The OS Landranger Map is at 1:50000 scale (so 2cm on the map equals 1km in the real world). The map covers a larger area than the OS Explorer Map, but not in as much detail. You’ll still find footpaths, rights of way and some tourist information features on the map. While some of the detail is lost, such as open access land on this map – it is still possible to use it when out walking for navigation with your compass. This is the map you would use for days out or short breaks and even road cycling as a larger area is covered.

Using Memory-Map is the easiest and quickest way to get Ordnance Survey Explorer and Landranger maps onto your PC, iPhone, iPad, or Android device; turning your mobile into an outdoor GPS to make navigation safer, easier and more fun.

If you’re a history-buff, Memory-Map also have a complete selection of historical Ordnance Survey maps available for use across multi-platforms, either in singular packages or combined.

The long road to mapping Great Britain.

This month sees the release of the latest updated Ordnance Survey maps of Great Britain, which have been in existence for 225 years. But their genesis was even earlier.

os combo

The officially recognised date as the birth of Ordnance Survey, Britain’s mapping agency, is June 1791 but it has its roots in military strategy; the mapping of the Scottish Highlands following the Jacobite rebellion of 1745.

William Roy, a 21 year-old engineer, was tasked by the Board of Ordnance (the defence ministry of the day), with the initial small-scale military survey of Scotland, the first government-made survey of a substantial tract of the British Isles.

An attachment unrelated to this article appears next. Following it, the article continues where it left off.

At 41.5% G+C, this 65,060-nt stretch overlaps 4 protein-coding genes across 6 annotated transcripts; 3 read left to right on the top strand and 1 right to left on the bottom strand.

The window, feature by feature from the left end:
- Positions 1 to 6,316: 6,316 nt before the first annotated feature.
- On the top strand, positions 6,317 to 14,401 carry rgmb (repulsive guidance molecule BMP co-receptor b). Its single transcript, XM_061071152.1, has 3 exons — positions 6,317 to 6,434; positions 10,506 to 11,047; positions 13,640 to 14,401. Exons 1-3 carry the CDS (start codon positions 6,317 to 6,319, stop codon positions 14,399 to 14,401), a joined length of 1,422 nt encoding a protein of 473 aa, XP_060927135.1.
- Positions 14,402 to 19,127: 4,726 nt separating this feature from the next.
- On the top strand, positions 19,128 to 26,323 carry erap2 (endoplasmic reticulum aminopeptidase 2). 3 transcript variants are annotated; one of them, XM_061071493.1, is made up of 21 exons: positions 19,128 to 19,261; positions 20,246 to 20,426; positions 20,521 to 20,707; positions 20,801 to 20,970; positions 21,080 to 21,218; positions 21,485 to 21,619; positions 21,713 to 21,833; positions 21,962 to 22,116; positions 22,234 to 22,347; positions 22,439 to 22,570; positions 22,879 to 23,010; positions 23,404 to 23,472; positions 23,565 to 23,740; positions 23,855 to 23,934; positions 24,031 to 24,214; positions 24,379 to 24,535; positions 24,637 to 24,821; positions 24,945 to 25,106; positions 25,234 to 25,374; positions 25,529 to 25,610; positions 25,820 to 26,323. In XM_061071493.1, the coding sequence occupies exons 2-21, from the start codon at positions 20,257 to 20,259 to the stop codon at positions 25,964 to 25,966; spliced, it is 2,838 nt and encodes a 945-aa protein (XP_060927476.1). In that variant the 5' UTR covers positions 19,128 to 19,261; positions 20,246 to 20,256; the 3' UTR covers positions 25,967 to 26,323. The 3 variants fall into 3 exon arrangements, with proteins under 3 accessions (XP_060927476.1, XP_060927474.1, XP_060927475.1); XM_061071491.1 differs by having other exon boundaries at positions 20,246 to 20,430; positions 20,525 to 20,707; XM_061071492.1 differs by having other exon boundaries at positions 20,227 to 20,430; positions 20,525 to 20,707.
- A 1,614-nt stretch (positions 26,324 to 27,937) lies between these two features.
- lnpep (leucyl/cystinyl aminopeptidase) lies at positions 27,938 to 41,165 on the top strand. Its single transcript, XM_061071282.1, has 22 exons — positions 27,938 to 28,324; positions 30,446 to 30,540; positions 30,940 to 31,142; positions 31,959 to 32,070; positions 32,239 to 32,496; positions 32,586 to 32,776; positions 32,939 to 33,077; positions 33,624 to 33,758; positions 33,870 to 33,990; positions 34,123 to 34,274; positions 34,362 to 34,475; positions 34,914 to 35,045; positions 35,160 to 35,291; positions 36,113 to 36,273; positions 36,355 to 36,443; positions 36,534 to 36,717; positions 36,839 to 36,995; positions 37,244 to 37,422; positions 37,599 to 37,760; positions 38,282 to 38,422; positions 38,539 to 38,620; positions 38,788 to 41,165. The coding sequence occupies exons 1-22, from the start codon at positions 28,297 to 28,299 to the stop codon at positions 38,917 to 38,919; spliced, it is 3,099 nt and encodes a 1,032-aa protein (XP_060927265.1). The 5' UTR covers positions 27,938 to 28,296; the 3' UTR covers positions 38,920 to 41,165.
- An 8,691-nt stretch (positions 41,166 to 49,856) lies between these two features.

Beginning in 1747, it took eight years to complete what was known as the Great Map at a scale of 1:36 000 (1.75 inches to a mile). Roads, hills, rivers, types of land cover and settlements were recorded. Roy himself described it as more of a “magnificent military sketch than a very accurate map of the country.”

The surveying parties relied on simple surveying compasses to measure the angles, and chains up to 50 feet long to measure distance between important features. Much of the rest was sketched in by eye. Nevertheless, the map was a powerful tool as part of a broader strategy to open up access to the Highlands.

In 1763, 1766 and 1783 Roy made proposals for a complete official survey of Britain but all these proposals failed because the cost was considered excessive.

The real start of work which can be recognised as ‘Ordnance Survey’ came in 1783-4, when the Royal Societies of London and Paris worked out the relative positions of the astronomical observatories in their two cities by connecting them by a system of triangulation. Until the recent advent of GPS, triangulation was the universal means of providing a skeleton for controlling survey operations, and was the only feasible way of measuring distance across water and other obstacles where ground measurement by chains or tapes was impractical.

As the leading geodesist of the day the English part of the operation came under the Roy’s direction. His lifelong ambition was to produce a superior map of Britain, unparalleled in its accuracy and by the time of his death in 1790, with the London-Paris triangulation completed, he was thinking of using its extension as a basis for further survey work in Britain.

The Master-General of the Ordnance, who was sympathetic to Roy’s ideas, authorised the expenditure of £373.14s of national funds to purchase a newly-designed theodolite on 21st June 1791 and this date has since been taken as the official ‘foundation date’ of the Ordnance Survey.

By 1823 it had covered much of Britain.

The latest OS maps of Britain are now available across many platforms including the TX4 GPS and will soon be available for 7” tablets. You can even step back in time with historical OS maps from the 1800s, 1900s, 1920s and 1940s and see how OS maps have changed over time. All are available now from Memory-Map.